Newcastle fan's view: yes, we wanted the riches but mostly we wanted rid of Ashley | Harry Savill

After 16 long weeks, the proposed takeover of Newcastle United – which officially began in January but has been at the forefront of fans’ minds for far longer – has reached a conclusion. The consortium has pulled the plug.

So acute has been the tension over the past few months that at times it’s been easy to forget what exactly we were getting excited about. Most of the headlines that have forensically dissected this seemingly never-ending saga have focused on the buying side, the Saudi Public Investment Fund, which in attempting to purchase a controlling stake in the club alongside Amanda Staveley and the Reuben brothers, would have made Newcastle one of the world’s richest clubs.

Amid this media circus, it has been easy to get caught up in the more superficial aspects of what this takeover represented: big-ticket signings and a rocket-propelled journey towards the upper echelons of the Premier League. The size of the deal represented something well beyond many supporters’ wildest dreams.

However, for most, the kernel of joy in this proposed takeover was not necessarily what it heralded but, more importantly, what it signalled the end of: Mike Ashley’s miserable 13-year tenure.

Rumours of Gareth Bale and Philippe Coutinho have swirled, but what most fans had wanted from this was more modest: a reorientation of the club, to make it one that communicated with its supporters and was able and willing to compete. More than anything, fans yearned for a team they could be proud of, and a club whose ambitions represented a fairer return on the love and money they have dotingly invested each week.

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Importantly, too, the blueprint stretched beyond the pitch. In a number of set-piece articles, fans were seduced by plans to invest in the foundation, the city and the Quayside – the makings of a project that showed faith not only in our dream that Newcastle United were a sleeping giant in English football but also the city’s untapped potential in an often-ignored part of the UK.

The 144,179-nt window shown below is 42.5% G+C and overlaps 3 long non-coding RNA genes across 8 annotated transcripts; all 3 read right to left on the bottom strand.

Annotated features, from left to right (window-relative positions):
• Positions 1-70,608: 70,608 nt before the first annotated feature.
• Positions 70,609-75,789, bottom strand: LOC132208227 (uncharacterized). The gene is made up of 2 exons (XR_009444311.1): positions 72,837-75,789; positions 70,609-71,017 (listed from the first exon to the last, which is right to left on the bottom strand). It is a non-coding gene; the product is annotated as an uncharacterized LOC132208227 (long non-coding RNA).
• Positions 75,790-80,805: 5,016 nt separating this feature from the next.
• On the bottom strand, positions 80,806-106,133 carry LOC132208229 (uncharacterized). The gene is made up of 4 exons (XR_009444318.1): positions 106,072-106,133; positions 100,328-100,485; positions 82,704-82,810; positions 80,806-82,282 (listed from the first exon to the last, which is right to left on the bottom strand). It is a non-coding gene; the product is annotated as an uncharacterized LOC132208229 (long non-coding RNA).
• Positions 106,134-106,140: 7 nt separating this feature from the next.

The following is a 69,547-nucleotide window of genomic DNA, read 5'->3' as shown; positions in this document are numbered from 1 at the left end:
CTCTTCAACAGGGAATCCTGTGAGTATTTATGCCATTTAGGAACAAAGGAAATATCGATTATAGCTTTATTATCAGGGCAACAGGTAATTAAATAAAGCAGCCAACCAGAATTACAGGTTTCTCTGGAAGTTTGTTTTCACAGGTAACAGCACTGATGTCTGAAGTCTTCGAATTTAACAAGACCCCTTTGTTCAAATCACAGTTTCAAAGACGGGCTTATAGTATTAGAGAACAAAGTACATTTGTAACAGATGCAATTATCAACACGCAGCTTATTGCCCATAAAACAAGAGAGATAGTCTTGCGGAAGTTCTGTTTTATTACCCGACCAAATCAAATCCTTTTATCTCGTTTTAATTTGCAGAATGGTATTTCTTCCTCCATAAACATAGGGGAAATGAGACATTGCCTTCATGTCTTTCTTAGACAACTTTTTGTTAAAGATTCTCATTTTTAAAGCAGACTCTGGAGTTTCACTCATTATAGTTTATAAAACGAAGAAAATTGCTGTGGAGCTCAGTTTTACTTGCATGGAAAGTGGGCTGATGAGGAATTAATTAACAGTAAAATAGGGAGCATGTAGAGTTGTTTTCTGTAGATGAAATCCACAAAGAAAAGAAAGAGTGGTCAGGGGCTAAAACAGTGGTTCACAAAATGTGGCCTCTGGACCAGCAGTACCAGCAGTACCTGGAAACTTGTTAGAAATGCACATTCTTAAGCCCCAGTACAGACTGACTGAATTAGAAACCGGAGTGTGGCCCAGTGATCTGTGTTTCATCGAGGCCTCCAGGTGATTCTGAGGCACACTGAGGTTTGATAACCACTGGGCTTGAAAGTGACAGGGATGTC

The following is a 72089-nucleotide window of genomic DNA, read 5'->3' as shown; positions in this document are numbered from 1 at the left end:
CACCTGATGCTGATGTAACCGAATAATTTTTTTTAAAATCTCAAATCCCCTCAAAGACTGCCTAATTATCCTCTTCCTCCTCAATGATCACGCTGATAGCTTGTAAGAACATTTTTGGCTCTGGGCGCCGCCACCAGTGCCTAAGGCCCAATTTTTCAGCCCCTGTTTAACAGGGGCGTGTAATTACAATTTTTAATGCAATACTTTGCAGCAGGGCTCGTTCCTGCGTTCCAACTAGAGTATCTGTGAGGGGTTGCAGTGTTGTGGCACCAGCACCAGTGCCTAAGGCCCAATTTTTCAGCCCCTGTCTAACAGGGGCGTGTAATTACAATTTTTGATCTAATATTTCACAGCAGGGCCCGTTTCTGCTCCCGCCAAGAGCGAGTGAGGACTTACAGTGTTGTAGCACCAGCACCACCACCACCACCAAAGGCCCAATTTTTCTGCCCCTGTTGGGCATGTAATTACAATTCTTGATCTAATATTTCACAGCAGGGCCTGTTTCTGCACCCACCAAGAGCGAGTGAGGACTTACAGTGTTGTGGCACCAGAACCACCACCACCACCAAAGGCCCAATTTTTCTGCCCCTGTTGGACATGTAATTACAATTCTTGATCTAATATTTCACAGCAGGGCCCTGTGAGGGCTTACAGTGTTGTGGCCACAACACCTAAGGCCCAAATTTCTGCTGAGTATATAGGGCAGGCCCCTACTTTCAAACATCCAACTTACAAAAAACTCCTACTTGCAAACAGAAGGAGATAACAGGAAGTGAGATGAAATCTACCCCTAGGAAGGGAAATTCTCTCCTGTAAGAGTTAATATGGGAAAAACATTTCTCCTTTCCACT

In its withdrawal, the consortium feels it has not been fairly treated by the Premier League throughout the process. At the same time, questions must be asked of the buying side who, we were reassured from the start, was unwaveringly committed to the project, whatever the hurdles.

Many things remain unclear: why has the Premier League taken so long to make a decision? Why has the consortium backed out before a decision had been made? How did due diligence from the buying side fail to anticipate looming piracy allegations?

Words on the staircase leading to the players’ and officials’ entrance at St James’ Park.

Words on the staircase leading to the players’ and officials’ entrance at St James’ Park. Photograph: Richard Saker/The Observer

These are questions we’ll invariably be given differing answers to over the coming days. But will any of those answers sufficiently address or acknowledge the pain suffered by supporters over the past four months? I suspect not. Unsurprisingly, finger-pointing has started, with one of the consortium’s major players slamming the Premier League. I am sure these allegations won’t go unanswered.

As for the big moral questions – ones that have burdened Premier League executives for months and were likely responsible for the delay – there are no simple answers. What was put in front of the Premier League – a binary yes/no decision – does not do justice to the complexity of the issues. But the way it has been handled from start to finish – the communication vacuum, the false promises, the very public PR battle accompanying a very “confidential owners’ and directors’ test – has made it all the more painful for those watching on.

Many of the takeover’s most outspoken critics will rejoice – and maybe in the long term they will be proven right – but it’s hard not to feel there has been a total disregard for those who make the club what it is: its unshakeable fanbase.

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I would guess the prevailing perception of Newcastle United among most modern-day football fans amounts to little more than “broken”, a far sight from the glory days of the 90s. Under Ashley, the club has been more likely to hit the headlines for off-pitch farce than on-pitch successes, which is less than ideal. The latest developments are arguably the most depressing chapter in the misery chronicles.

What happens next is unknown. A largely uneventful season has finally ended and the transfer window is open. But the club remains in the hands of an owner who, even when he didn’t want to sell, was uninvested in its success. The supporters and club remain in limbo, just as they have done for the past 13 years, and our most promising sign of hope is now disappearing before our eyes.

Harry Savill is editor of The Spectator’s View and is on Twitter @hajsavill



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